Bash control structures have redirection too

I found out a useful thing today. You can redirect output of bash control structures as well. Typically useful for for loops, which would need a buffer of some kind otherwise to have it’s output sorted, for example.

Check out this not-particularly-useful example

for i in 3 2 1; do 
    echo $i
done | sort -n

Result:

1
2
3

What I’ve proven here is that the output of the for loop goes through the sort pipe, before ending up on your screen. Pretty useful if you’re doing some processing inside a for loop, but still want to make use of sorting without having to end up using temporary files.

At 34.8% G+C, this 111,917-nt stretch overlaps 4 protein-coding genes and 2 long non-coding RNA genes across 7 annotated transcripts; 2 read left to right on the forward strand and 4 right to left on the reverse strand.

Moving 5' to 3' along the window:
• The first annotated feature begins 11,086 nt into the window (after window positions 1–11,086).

A more useful example (something I tried today) was listing a bunch of SVN repositories and the times they were last changed (in days):

#!/bin/bash
now=$(date +"%s")
 
for i in */; do
    mtime=$(date --date "$(svnlook date $i)" +"%s")
    age=$(( ($now - $mtime) / (24 * 3600) ))
    echo $i $age | awk '{printf "%-40s%d\n", $1, $2}' 
done | sort -k 2 -n

The -k option directs sort to use the second column in the for-loop’s output. Very useful, imho 🙂

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One Comment

  1. Posted September 17, 2012 at 13:05 | Permalink

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